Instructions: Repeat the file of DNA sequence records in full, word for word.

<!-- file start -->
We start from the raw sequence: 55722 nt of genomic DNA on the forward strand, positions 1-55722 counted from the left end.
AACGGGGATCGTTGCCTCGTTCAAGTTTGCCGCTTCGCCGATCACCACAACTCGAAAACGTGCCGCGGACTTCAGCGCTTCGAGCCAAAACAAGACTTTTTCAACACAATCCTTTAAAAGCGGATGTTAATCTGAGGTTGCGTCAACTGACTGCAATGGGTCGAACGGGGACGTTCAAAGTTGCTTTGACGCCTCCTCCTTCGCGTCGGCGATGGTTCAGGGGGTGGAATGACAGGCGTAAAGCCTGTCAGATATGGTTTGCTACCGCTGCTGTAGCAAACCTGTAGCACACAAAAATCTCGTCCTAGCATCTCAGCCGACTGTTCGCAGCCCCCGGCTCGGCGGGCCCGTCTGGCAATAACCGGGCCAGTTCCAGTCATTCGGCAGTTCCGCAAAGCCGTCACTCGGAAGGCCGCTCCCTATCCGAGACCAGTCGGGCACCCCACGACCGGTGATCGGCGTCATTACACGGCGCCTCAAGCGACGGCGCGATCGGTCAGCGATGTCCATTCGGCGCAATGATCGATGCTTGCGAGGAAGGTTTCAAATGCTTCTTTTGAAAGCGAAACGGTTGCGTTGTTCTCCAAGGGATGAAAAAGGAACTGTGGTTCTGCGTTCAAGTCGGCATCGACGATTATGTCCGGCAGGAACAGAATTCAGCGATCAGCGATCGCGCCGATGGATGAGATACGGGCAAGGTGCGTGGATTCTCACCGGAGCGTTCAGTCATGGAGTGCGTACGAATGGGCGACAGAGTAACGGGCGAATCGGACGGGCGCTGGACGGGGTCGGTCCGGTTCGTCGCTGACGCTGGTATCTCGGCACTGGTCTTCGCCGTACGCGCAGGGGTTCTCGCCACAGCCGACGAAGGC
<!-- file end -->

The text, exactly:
We start from the raw sequence: 55722 nt of genomic DNA on the forward strand, positions 1-55722 counted from the left end.
AACGGGGATCGTTGCCTCGTTCAAGTTTGCCGCTTCGCCGATCACCACAACTCGAAAACGTGCCGCGGACTTCAGCGCTTCGAGCCAAAACAAGACTTTTTCAACACAATCCTTTAAAAGCGGATGTTAATCTGAGGTTGCGTCAACTGACTGCAATGGGTCGAACGGGGACGTTCAAAGTTGCTTTGACGCCTCCTCCTTCGCGTCGGCGATGGTTCAGGGGGTGGAATGACAGGCGTAAAGCCTGTCAGATATGGTTTGCTACCGCTGCTGTAGCAAACCTGTAGCACACAAAAATCTCGTCCTAGCATCTCAGCCGACTGTTCGCAGCCCCCGGCTCGGCGGGCCCGTCTGGCAATAACCGGGCCAGTTCCAGTCATTCGGCAGTTCCGCAAAGCCGTCACTCGGAAGGCCGCTCCCTATCCGAGACCAGTCGGGCACCCCACGACCGGTGATCGGCGTCATTACACGGCGCCTCAAGCGACGGCGCGATCGGTCAGCGATGTCCATTCGGCGCAATGATCGATGCTTGCGAGGAAGGTTTCAAATGCTTCTTTTGAAAGCGAAACGGTTGCGTTGTTCTCCAAGGGATGAAAAAGGAACTGTGGTTCTGCGTTCAAGTCGGCATCGACGATTATGTCCGGCAGGAACAGAATTCAGCGATCAGCGATCGCGCCGATGGATGAGATACGGGCAAGGTGCGTGGATTCTCACCGGAGCGTTCAGTCATGGAGTGCGTACGAATGGGCGACAGAGTAACGGGCGAATCGGACGGGCGCTGGACGGGGTCGGTCCGGTTCGTCGCTGACGCTGGTATCTCGGCACTGGTCTTCGCCGTACGCGCAGGGGTTCTCGCCACAGCCGACGAAGGC